A few days ago His Majesty King Abdullah paid a visit to the Queen Alia Airport where he voiced his dissatisfaction with its lack of progress.
Ã¢â‚¬Å“This is not the first time I visited the airport. Every time we take measures to facilitate procedures for travelers, we return and find the same obstacles again,Ã¢â‚¬Â the King told officials at the airport during a visit.
Ã¢â‚¬Å“Some procedures are unjustified and create obstacles, although they can be solved through simple and immediate decisions.Ã¢â‚¬Â
The Monarch gave airport authorities seven days to agree on one body that will be in charge of Ã¢â‚¬Å“solving all the problems as soon as possibleÃ¢â‚¬Â.
Now this was over 2 weeks ago so naturally one must ask what’s happened since then. Well the very next day the head of the airport stated that they were in the process of implementing a few reforms. Luckily I got to travel exactly 1 week after the King’s visit and I did in fact notice the difference; my return to Amman a few days later validated my assessment.
Security was very lax. A month before the line up was much longer and we had to take off belts and be scanned manually. Queues were much shorter even though the people behind the counter that process the ticket and give you the boarding pass are still just as dumb as ever. I think the e-checking machines have been removed and because I was forced to use them once upon a time, I think it’s because of their massive failure to even scan a foreign passport.
Usually, as a Jordanian, you have to pay duty taxes of 20JDs, but the man behind that counter brushed me along. I almost insisted though, telling him I didn’t want to wait at passport control for 10 minutes and then be told to go back and pay the tax. But he said there was no need and waved me in. Passport control took exactly 5 seconds to stamp my passport and wave me in as well.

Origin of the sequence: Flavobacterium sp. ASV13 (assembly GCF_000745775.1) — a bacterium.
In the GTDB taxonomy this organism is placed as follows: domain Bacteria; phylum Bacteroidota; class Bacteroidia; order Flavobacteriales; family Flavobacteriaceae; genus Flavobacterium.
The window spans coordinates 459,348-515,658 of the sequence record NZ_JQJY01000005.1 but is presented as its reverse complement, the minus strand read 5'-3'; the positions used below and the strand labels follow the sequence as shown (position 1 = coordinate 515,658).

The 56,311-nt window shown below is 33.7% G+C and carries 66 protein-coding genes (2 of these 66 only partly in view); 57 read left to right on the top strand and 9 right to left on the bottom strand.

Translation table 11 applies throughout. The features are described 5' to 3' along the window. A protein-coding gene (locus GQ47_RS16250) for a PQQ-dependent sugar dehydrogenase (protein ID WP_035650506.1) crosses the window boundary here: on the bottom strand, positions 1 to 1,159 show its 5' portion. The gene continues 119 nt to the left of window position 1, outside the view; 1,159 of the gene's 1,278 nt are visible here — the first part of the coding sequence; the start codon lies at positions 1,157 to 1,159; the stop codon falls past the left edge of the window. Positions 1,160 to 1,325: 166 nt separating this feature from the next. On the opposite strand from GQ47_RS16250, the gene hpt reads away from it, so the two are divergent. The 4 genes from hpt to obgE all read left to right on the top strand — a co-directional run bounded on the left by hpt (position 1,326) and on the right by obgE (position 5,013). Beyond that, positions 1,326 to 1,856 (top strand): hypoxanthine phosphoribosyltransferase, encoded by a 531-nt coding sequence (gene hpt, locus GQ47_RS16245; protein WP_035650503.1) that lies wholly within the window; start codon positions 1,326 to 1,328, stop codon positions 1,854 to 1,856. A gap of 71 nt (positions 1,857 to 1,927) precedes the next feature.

Once I got to the gate, security of course asked me where the little ticket for the duty tax was. I told him there’s no way I’m going back now after I made sure I didn’t have to pay it, and he said it was fine and waved me in. Going through the ‘checkpoint’ the metal detector went off but they waved me in towards my gate.
On the way back…
Passport control was a very similar experience, with a 5 second round of stamping and a ‘welcome to Jordan’. This was followed by the two guards that are always situated at the top of the escalator. They usually look at everyone’s passport but this time they were both sitting and chatting when I showed them mine, and they just waved me in instead. I was thinking to myself at this point that at least they could’ve pretended to look.
And for the first time ever in my history with Queen Alia Airport, my baggage was not lost and in fact arrived moments after I approached the baggage carousel. Although that probably had little to do with any “reforms” and more to do with sheer luck (and the fact that I wasn’t flying RJ). They also had these flat screen TVs that I’ve never seen before that give out tourist information on sites in Jordan and what not.
So essentially what’s happened is quite simple:
Make things go faster by basically removing the burden of security out of the equation!
Now who would’ve thought of that?